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Three basic reference planes are used in zoological anatomy: the sagittal plane, the coronal plane, and the transverse plane . A sagittal plane divides the body into sinister and dexter (left and right) portions. The midsagittal or median plane is in the midline and all other sagittal planes (also referred to as parasagittal planes) are parallel to it. A coronal plane or frontal plane divides the body into dorsal and ventral (back and front, or posterior and anterior) portions. A transverse plane, also known as an axial plane or cross-section, divides the body into cranial and caudal (head and tail) portions.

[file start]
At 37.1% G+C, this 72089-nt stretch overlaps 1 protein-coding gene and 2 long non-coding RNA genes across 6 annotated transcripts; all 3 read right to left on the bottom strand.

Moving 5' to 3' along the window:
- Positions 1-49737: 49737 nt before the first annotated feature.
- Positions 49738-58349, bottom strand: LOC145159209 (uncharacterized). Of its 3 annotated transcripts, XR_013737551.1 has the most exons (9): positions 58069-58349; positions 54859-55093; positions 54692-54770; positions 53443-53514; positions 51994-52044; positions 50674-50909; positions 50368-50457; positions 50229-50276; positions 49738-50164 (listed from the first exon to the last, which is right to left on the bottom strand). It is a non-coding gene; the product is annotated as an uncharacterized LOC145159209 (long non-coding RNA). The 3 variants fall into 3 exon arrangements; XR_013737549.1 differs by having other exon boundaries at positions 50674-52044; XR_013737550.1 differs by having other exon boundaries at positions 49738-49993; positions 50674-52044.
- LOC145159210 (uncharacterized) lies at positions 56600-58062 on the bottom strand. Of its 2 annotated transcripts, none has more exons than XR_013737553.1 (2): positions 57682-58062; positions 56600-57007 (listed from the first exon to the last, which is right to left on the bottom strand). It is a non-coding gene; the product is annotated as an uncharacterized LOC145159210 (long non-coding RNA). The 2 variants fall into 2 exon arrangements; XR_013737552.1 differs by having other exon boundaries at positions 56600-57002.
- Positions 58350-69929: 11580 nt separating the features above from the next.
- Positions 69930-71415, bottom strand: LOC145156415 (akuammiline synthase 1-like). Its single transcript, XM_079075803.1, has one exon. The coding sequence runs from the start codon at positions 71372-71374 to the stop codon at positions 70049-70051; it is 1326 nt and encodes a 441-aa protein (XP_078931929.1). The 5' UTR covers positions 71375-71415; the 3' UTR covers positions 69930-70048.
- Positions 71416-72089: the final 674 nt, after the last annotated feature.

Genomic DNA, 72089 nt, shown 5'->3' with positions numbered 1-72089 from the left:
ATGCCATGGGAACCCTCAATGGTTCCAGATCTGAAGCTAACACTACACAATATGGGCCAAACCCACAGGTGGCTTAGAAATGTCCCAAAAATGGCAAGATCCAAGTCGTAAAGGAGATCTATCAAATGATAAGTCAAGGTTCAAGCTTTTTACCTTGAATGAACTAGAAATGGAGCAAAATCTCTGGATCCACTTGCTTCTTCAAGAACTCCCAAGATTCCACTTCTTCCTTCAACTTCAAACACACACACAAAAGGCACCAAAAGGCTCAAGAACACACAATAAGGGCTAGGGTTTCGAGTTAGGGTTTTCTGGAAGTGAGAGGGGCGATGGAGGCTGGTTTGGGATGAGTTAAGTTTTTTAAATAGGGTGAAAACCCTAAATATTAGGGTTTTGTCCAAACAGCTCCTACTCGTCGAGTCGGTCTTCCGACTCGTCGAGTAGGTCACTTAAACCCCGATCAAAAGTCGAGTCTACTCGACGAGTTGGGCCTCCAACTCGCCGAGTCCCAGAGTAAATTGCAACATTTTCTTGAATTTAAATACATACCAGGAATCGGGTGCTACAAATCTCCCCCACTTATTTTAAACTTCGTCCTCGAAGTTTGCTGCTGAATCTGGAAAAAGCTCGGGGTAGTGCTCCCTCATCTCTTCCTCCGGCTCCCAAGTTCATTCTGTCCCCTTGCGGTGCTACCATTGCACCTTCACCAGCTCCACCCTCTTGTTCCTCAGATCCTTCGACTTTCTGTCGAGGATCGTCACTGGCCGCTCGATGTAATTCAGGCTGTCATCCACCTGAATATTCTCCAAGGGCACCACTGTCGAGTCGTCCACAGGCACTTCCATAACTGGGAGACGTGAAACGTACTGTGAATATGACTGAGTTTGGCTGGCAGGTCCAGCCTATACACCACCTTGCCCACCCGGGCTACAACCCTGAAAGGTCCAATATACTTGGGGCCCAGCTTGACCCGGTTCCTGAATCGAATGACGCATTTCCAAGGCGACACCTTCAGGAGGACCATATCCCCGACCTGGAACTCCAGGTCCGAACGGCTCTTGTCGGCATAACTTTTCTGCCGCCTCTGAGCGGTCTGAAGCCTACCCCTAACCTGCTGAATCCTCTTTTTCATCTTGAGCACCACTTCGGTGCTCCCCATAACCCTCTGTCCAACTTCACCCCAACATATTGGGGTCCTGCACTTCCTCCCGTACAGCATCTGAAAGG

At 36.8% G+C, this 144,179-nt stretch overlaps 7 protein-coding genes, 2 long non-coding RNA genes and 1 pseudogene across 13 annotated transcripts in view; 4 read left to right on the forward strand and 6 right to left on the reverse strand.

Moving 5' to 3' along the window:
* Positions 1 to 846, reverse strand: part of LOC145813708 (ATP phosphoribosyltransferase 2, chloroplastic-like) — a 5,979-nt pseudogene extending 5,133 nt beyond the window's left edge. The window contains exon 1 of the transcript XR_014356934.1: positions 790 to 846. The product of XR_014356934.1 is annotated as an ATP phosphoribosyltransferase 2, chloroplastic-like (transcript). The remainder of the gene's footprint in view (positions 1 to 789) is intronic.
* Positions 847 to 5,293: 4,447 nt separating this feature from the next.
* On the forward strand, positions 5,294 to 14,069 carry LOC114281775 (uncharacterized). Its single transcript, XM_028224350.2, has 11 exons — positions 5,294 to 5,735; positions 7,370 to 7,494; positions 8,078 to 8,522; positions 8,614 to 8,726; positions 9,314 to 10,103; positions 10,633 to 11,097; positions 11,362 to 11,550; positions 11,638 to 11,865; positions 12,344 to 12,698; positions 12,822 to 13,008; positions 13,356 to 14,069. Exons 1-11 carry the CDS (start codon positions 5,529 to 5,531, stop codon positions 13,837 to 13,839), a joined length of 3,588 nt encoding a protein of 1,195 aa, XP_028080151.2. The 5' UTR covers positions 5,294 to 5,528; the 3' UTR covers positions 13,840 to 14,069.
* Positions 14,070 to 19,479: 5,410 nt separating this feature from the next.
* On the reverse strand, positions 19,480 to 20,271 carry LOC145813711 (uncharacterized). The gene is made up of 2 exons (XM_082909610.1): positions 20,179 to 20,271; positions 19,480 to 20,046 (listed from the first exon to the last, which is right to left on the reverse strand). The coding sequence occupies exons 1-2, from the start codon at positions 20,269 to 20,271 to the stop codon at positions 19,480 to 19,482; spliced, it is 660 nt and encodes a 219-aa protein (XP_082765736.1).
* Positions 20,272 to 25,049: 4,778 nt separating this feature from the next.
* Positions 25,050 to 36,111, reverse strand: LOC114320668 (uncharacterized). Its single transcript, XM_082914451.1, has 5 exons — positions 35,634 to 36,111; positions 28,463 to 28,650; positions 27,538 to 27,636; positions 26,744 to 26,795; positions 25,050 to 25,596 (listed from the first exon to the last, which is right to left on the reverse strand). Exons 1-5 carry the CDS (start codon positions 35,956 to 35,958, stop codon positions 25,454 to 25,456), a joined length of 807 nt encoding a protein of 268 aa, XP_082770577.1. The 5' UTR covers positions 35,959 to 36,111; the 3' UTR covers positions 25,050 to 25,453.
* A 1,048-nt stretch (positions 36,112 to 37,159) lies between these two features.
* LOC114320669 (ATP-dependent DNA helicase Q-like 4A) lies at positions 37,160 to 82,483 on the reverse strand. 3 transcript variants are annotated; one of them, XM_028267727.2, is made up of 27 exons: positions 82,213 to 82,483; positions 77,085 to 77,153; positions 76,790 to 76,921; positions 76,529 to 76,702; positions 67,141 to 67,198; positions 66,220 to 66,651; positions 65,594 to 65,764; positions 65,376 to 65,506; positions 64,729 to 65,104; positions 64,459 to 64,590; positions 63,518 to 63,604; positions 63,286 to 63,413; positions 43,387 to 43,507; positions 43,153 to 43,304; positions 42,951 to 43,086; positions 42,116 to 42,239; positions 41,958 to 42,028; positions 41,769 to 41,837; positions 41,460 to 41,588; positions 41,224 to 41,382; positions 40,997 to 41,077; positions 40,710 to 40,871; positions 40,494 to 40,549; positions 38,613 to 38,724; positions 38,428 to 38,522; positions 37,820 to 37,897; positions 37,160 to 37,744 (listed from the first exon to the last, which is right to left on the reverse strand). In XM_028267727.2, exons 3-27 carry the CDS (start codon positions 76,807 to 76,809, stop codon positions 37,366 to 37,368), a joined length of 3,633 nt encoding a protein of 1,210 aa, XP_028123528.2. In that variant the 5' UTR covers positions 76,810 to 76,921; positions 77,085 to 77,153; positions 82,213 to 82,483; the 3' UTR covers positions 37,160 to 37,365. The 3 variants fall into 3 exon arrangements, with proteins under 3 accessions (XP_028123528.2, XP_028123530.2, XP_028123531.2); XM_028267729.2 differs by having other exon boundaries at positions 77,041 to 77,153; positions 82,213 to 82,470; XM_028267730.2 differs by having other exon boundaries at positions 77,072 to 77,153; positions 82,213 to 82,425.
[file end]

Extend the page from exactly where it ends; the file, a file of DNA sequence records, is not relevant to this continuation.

Sometimes the orientation of certain planes needs to be distinguished, as in the case of medical imaging techniques such as sonography, CT scans, MRI scans, or PET scans. When describing anatomical motion, these planes describe the axis along which an action is performed. So by moving through the transverse plane, movement travels from head to toe. For example, if a person jumped directly up and then down, their body would be moving through the transverse plane in the coronal and sagittal planes.
For post-embryonic humans, a coronal plane is vertical and a transverse plane is horizontal. In contrast, for embryos and quadrupeds, a coronal plane is horizontal and a transverse plane is vertical. This is due to the bipedal structure of humans, while quadrupeds travel with their belly pointing downward.
A longitudinal plane is any plane perpendicular to the transverse plane. The coronal plane and the sagittal plane are examples of longitudinal planes.